Bridget F.B. Algee-Hewitt is a biological anthropologist at Stanford University who studies skeletal and genetic trait variation in modern humans. Her research combines data analytic and hands-on laboratory approaches to the estimation of the personal identity parameters – like sex, ancestry, stature, and age – that are essential components of the biological profile used in forensic identification of unknown human remains and for the paleodemographic reconstruction of past population histories in bioarchaeology. Concerns for social justice, human rights, and issues of group disparities underlie much of her work. As a practicing forensic anthropologist and geneticist, she provides forensic casework consultation to the medico-legal community.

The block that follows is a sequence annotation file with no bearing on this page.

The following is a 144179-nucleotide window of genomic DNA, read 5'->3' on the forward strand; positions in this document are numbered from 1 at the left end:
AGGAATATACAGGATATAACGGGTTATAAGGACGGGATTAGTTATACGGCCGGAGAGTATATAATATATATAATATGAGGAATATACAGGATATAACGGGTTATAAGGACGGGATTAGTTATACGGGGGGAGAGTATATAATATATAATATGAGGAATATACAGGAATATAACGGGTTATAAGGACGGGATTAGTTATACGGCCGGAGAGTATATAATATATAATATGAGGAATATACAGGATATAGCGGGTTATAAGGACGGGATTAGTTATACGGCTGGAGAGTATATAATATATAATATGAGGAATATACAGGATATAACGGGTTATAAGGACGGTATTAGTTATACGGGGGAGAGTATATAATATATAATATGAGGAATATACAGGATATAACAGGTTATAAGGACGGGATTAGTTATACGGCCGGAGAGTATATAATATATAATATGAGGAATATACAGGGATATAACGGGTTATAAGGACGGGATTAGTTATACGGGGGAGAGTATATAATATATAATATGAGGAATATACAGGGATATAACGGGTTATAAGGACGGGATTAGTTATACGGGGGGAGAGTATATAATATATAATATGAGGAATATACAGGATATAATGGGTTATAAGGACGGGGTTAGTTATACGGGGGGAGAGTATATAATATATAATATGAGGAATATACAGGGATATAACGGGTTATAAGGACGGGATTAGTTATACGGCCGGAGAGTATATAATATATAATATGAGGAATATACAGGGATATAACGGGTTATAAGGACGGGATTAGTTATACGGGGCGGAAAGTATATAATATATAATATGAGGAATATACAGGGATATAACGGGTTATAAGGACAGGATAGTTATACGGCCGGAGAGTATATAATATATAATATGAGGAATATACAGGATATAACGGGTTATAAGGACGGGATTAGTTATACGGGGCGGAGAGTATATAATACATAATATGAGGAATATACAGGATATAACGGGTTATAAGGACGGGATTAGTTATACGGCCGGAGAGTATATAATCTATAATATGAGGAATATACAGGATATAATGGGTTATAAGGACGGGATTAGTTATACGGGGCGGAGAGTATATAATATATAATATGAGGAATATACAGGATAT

Ed Green is an Associate Professor of Biomolecular Engineering at UCSC and a principle investigator for the Paleogenomics lab. The Green lab, is interested in genome biology, particularly focused on the problems of assembly and comparative genome analysis. Recent and ongoing projects include genome-scale analysis of archaic human genome sequence, comparative genomics of Crocodilia, and the development of new methods to assemble high quality de novo genomes. The lab is also interested in applying high-throughput sequencing to address questions in molecular biology including the evolution of gene expression, alternative splicing, and population genetics.

Lars Fehren-Schmitz is both a physical anthropology professor at UCSC and principle investigator for the Human Paleogenomics lab. His research focuses on furthering the understanding of South American population history through altitude adaptation and human-environment systems.